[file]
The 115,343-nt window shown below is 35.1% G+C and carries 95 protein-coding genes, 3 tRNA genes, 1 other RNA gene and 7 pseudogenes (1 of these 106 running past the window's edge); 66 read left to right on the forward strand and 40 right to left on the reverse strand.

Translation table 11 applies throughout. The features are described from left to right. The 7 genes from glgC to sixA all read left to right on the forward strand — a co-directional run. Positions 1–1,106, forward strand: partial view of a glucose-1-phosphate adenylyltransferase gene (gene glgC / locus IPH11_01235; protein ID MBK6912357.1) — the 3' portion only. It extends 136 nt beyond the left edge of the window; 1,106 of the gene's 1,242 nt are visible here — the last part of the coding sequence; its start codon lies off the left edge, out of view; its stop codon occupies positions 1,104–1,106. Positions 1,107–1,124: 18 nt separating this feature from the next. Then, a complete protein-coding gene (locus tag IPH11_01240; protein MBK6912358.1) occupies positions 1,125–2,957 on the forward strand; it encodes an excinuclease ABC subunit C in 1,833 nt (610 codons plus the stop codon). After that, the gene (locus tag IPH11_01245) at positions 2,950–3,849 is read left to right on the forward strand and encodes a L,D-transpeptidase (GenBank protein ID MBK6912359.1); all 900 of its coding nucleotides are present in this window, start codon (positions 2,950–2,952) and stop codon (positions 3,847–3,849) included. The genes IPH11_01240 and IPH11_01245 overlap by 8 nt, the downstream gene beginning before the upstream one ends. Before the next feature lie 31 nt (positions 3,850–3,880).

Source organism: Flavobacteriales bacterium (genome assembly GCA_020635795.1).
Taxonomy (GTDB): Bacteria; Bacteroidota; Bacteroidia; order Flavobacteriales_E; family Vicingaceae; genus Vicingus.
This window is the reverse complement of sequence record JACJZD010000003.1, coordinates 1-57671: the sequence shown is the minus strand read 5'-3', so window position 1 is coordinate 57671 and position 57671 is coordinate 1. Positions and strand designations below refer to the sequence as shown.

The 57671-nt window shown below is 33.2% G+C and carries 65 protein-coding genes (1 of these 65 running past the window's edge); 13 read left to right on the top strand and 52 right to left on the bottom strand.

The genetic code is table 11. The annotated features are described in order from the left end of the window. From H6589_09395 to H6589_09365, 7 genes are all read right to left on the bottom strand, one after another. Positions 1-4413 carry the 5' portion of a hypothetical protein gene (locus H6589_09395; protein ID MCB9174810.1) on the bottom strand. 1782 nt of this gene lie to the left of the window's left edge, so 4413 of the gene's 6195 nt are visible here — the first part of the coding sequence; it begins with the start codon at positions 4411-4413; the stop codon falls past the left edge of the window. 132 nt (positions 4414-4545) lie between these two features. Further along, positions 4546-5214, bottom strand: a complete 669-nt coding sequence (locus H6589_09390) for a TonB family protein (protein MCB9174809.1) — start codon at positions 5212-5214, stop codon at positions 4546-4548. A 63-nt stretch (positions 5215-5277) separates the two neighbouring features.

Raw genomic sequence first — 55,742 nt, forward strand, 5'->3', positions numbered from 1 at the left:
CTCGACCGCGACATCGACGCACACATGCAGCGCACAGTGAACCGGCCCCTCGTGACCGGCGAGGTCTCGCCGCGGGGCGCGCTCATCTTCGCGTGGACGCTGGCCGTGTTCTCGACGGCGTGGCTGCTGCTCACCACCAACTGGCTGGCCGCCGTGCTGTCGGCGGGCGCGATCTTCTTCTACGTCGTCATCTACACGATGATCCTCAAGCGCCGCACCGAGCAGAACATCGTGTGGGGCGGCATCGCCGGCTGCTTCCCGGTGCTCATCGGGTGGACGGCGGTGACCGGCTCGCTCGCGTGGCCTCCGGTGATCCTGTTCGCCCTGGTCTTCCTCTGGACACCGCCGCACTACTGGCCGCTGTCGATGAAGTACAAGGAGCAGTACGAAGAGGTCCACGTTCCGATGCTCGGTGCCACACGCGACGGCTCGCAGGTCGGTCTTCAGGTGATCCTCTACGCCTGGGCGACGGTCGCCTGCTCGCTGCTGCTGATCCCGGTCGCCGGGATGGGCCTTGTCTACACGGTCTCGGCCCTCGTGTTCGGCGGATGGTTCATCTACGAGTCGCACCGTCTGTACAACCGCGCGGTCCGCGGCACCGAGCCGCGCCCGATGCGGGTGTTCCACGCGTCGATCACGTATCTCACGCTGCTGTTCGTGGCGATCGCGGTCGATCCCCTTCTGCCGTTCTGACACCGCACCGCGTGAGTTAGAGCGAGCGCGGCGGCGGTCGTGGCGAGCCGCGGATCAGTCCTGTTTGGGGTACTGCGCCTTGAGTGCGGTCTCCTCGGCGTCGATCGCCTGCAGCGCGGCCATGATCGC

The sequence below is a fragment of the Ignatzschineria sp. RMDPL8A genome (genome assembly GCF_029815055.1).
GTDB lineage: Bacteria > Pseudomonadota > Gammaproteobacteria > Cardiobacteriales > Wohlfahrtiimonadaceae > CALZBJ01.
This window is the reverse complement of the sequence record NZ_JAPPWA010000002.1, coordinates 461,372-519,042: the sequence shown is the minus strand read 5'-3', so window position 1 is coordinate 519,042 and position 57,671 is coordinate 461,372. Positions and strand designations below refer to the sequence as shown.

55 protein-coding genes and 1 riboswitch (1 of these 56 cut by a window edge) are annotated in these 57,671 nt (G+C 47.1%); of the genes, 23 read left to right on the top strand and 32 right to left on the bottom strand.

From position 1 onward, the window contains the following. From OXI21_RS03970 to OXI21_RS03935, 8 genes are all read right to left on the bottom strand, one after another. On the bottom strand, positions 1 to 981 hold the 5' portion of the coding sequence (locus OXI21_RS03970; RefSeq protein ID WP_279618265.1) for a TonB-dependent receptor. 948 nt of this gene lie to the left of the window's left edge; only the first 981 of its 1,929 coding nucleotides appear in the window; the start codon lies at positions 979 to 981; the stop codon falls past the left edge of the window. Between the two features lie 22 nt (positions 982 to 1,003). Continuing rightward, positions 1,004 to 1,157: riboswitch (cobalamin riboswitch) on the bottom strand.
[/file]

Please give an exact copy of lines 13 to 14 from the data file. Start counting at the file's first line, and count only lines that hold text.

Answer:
55 protein-coding genes and 1 riboswitch (1 of these 56 cut by a window edge) are annotated in these 57,671 nt (G+C 47.1%); of the genes, 23 read left to right on the top strand and 32 right to left on the bottom strand.

From position 1 onward, the window contains the following. From OXI21_RS03970 to OXI21_RS03935, 8 genes are all read right to left on the bottom strand, one after another. On the bottom strand, positions 1 to 981 hold the 5' portion of the coding sequence (locus OXI21_RS03970; RefSeq protein ID WP_279618265.1) for a TonB-dependent receptor. 948 nt of this gene lie to the left of the window's left edge; only the first 981 of its 1,929 coding nucleotides appear in the window; the start codon lies at positions 979 to 981; the stop codon falls past the left edge of the window. Between the two features lie 22 nt (positions 982 to 1,003). Continuing rightward, positions 1,004 to 1,157: riboswitch (cobalamin riboswitch) on the bottom strand.